The government of Queensland has reportedly announced a $500 million renewable energy fund to develop publicly-owned solar and wind energy projects as the centerpiece of its post-COVID-19 pandemic economic revival plan.

Sources cite that Queenslands government is aiming to meet the 50% renewable energy goal by 2030. The statement was revealed as part of the Queensland COVID-19 Economic and Fiscal Review (also known as mini-budget) on Monday before the elections of 31st October.

According to Queensland Treasurer Cameron Dick, the $500 million investment would be invested in fields such as clean energy production and storage.

Green Energy Groups last month cast doubt on Queenslands commitment for 2030. However, they stated they are only optimistic that more than one-third of its overall energy requirements will be produced by 2030.

When challenged that private-sector renewable energy spending was not necessary to help the state meet the 2030 goal, Treasurer Cameron Dick dismissed the claim and asserted that the government assumed that the expenditure of $500 million was a positive development.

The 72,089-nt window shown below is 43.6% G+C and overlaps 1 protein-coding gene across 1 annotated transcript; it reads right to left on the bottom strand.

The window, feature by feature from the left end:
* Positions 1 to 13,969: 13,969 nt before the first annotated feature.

The Australian Conservation Foundation campaigner Jason Lyddieth said Queensland will build a vibrant energy market with unrivaled sun and strong winds. To boost the economy, the state government will borrow 500 million dollars to the green energy fund as part of USD 4 billion, as revealed in the mini-budget of Monday.

The Backing Queensland Company Investment Fund would earn another $500 million to support expenditure in industries and businesses after the situations after the pandemic restore.

The remaining 3 billion dollars is supposed to be used to launch big initiatives in the run-up to the 31st October election. Mr. Dick disclosed in Mondays Mini Budget that the expected surplus of $234 million for this financial year had transformed into an $8.1 billion deficit.

By June 2021, the total debt, including government-owned companies, is projected to hit $102 billion, up from the December $83.8 million estimate.

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